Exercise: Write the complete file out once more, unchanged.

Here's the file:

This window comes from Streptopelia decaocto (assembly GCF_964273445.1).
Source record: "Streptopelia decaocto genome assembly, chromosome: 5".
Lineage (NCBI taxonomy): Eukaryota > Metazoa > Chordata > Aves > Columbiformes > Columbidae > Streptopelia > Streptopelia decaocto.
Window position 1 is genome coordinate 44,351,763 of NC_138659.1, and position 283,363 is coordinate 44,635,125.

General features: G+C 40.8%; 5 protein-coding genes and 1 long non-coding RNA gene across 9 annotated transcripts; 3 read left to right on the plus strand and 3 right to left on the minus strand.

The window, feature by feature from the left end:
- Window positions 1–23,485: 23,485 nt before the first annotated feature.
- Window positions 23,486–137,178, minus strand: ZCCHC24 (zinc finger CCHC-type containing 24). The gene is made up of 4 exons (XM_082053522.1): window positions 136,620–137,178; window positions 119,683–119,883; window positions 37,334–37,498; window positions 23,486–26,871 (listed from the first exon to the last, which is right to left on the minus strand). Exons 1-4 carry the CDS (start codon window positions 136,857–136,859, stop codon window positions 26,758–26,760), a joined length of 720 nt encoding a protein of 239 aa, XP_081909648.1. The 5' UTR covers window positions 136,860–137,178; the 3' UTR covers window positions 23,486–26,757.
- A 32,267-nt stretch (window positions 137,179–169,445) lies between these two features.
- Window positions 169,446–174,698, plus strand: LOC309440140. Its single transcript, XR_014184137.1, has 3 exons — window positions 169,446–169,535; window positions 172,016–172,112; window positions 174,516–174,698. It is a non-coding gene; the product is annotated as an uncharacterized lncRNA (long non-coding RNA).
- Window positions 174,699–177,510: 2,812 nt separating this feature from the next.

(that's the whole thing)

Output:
This window comes from Streptopelia decaocto (assembly GCF_964273445.1).
Source record: "Streptopelia decaocto genome assembly, chromosome: 5".
Lineage (NCBI taxonomy): Eukaryota > Metazoa > Chordata > Aves > Columbiformes > Columbidae > Streptopelia > Streptopelia decaocto.
Window position 1 is genome coordinate 44,351,763 of NC_138659.1, and position 283,363 is coordinate 44,635,125.

General features: G+C 40.8%; 5 protein-coding genes and 1 long non-coding RNA gene across 9 annotated transcripts; 3 read left to right on the plus strand and 3 right to left on the minus strand.

The window, feature by feature from the left end:
- Window positions 1–23,485: 23,485 nt before the first annotated feature.
- Window positions 23,486–137,178, minus strand: ZCCHC24 (zinc finger CCHC-type containing 24). The gene is made up of 4 exons (XM_082053522.1): window positions 136,620–137,178; window positions 119,683–119,883; window positions 37,334–37,498; window positions 23,486–26,871 (listed from the first exon to the last, which is right to left on the minus strand). Exons 1-4 carry the CDS (start codon window positions 136,857–136,859, stop codon window positions 26,758–26,760), a joined length of 720 nt encoding a protein of 239 aa, XP_081909648.1. The 5' UTR covers window positions 136,860–137,178; the 3' UTR covers window positions 23,486–26,757.
- A 32,267-nt stretch (window positions 137,179–169,445) lies between these two features.
- Window positions 169,446–174,698, plus strand: LOC309440140. Its single transcript, XR_014184137.1, has 3 exons — window positions 169,446–169,535; window positions 172,016–172,112; window positions 174,516–174,698. It is a non-coding gene; the product is annotated as an uncharacterized lncRNA (long non-coding RNA).
- Window positions 174,699–177,510: 2,812 nt separating this feature from the next.